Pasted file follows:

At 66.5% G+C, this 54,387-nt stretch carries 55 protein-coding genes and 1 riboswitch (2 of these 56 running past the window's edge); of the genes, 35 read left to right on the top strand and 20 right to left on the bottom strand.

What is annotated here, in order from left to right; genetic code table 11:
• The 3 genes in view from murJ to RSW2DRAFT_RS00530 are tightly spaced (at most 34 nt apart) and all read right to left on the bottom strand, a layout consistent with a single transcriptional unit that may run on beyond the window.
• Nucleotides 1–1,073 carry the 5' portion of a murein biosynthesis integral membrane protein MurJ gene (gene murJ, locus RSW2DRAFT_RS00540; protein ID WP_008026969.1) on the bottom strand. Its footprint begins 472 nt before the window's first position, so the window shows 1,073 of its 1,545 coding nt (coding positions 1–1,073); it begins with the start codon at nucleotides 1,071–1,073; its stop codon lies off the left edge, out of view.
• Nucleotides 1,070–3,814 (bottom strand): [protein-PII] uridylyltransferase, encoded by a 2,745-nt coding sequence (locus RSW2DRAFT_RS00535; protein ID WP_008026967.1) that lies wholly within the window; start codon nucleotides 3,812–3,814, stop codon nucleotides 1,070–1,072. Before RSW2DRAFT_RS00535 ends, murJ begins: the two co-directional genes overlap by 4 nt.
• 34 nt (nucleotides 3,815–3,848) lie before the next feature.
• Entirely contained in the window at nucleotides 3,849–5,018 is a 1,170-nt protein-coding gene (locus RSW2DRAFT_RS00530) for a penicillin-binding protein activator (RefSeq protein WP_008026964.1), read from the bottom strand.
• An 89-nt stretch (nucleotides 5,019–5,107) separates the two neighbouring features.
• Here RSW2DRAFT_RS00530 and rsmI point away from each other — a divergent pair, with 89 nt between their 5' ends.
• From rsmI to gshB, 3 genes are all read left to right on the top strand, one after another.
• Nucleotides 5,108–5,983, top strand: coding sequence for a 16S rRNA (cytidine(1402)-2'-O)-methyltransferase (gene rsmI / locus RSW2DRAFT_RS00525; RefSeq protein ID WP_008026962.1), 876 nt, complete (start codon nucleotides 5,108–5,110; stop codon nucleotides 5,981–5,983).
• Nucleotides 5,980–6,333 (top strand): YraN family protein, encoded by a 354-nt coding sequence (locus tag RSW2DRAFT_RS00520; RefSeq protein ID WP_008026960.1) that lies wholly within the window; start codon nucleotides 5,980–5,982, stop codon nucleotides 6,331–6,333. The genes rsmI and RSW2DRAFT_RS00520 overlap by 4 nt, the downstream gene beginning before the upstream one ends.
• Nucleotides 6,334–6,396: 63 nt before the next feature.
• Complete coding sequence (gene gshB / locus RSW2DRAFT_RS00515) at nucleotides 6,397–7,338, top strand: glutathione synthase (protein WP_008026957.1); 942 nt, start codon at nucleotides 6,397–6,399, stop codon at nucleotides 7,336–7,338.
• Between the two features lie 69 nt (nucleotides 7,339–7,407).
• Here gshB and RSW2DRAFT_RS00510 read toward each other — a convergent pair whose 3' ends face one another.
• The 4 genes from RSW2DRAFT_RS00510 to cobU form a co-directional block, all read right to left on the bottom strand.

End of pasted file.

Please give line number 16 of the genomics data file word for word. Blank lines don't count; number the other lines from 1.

• Here gshB and RSW2DRAFT_RS00510 read toward each other — a convergent pair whose 3' ends face one another.